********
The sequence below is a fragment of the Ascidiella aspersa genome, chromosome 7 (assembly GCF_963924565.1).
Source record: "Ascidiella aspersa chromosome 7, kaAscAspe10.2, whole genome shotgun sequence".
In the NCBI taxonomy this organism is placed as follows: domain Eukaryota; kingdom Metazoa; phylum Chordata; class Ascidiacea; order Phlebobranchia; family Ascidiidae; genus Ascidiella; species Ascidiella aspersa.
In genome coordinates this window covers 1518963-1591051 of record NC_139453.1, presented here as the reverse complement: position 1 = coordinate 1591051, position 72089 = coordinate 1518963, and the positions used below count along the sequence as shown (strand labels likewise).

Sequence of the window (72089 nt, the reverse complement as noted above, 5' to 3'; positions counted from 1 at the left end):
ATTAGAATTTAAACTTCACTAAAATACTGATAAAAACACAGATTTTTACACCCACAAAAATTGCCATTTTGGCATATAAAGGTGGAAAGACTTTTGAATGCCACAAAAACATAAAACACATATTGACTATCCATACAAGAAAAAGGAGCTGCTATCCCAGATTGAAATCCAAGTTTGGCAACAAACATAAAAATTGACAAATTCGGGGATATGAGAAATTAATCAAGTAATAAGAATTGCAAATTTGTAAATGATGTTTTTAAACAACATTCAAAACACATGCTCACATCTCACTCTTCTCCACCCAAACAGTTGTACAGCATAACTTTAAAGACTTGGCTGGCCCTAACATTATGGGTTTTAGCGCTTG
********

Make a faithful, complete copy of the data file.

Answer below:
The sequence below is a fragment of the Ascidiella aspersa genome, chromosome 7 (assembly GCF_963924565.1).
Source record: "Ascidiella aspersa chromosome 7, kaAscAspe10.2, whole genome shotgun sequence".
In the NCBI taxonomy this organism is placed as follows: domain Eukaryota; kingdom Metazoa; phylum Chordata; class Ascidiacea; order Phlebobranchia; family Ascidiidae; genus Ascidiella; species Ascidiella aspersa.
In genome coordinates this window covers 1518963-1591051 of record NC_139453.1, presented here as the reverse complement: position 1 = coordinate 1591051, position 72089 = coordinate 1518963, and the positions used below count along the sequence as shown (strand labels likewise).

Sequence of the window (72089 nt, the reverse complement as noted above, 5' to 3'; positions counted from 1 at the left end):
ATTAGAATTTAAACTTCACTAAAATACTGATAAAAACACAGATTTTTACACCCACAAAAATTGCCATTTTGGCATATAAAGGTGGAAAGACTTTTGAATGCCACAAAAACATAAAACACATATTGACTATCCATACAAGAAAAAGGAGCTGCTATCCCAGATTGAAATCCAAGTTTGGCAACAAACATAAAAATTGACAAATTCGGGGATATGAGAAATTAATCAAGTAATAAGAATTGCAAATTTGTAAATGATGTTTTTAAACAACATTCAAAACACATGCTCACATCTCACTCTTCTCCACCCAAACAGTTGTACAGCATAACTTTAAAGACTTGGCTGGCCCTAACATTATGGGTTTTAGCGCTTG